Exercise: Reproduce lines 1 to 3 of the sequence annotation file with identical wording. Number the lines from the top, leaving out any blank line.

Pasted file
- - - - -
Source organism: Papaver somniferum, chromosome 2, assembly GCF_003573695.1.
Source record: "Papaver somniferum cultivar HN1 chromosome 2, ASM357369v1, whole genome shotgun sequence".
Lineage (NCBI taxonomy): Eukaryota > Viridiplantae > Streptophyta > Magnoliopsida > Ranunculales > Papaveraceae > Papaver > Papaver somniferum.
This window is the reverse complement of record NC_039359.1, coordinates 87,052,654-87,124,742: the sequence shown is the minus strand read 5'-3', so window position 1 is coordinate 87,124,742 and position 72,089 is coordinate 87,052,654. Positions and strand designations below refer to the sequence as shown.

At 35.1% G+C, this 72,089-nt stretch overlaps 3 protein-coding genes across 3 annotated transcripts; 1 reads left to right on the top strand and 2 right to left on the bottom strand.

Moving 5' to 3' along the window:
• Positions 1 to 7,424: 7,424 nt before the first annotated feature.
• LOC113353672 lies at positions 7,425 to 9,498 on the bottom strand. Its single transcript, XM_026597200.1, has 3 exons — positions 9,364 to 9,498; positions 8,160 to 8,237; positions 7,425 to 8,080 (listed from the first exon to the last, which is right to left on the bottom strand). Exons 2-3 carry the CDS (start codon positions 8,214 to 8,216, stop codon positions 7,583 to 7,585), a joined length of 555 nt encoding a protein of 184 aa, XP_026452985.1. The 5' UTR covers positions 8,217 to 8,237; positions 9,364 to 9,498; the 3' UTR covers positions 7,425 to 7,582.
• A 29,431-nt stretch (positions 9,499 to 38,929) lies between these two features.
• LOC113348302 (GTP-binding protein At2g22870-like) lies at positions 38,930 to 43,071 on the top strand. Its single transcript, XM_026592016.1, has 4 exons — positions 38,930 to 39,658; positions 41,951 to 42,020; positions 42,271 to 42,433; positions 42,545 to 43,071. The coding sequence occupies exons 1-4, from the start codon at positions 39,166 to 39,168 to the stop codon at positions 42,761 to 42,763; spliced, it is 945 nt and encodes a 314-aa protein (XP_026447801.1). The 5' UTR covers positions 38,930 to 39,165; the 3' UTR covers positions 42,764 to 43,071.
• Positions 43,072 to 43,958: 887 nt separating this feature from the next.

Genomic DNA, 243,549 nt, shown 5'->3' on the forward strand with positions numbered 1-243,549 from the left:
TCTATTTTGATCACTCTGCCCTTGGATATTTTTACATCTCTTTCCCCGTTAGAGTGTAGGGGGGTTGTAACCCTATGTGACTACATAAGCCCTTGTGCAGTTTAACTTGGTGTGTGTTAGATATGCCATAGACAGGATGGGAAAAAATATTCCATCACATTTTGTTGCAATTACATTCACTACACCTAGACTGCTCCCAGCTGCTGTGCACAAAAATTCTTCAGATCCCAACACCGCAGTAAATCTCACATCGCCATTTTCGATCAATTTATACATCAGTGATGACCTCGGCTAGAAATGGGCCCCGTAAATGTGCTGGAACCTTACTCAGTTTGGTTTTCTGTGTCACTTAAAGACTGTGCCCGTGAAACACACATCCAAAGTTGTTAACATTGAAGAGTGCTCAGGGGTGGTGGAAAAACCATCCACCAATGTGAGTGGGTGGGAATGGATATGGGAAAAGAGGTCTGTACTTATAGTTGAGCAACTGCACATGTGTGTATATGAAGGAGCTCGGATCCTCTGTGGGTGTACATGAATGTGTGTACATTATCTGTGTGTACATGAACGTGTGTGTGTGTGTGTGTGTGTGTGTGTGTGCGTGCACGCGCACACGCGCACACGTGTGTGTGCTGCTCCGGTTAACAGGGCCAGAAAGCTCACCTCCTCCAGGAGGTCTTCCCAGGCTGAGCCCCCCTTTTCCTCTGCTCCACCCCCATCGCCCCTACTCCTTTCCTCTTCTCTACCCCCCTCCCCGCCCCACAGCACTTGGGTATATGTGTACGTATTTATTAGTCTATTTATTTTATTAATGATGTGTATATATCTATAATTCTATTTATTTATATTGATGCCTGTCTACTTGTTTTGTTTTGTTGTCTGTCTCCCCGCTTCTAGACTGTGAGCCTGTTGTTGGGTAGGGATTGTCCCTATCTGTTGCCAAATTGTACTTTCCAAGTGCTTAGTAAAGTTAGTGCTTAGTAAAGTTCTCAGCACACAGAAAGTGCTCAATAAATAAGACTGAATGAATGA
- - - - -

Source organism: Papaver somniferum, chromosome 2, assembly GCF_003573695.1.
Source record: "Papaver somniferum cultivar HN1 chromosome 2, ASM357369v1, whole genome shotgun sequence".
Lineage (NCBI taxonomy): Eukaryota > Viridiplantae > Streptophyta > Magnoliopsida > Ranunculales > Papaveraceae > Papaver > Papaver somniferum.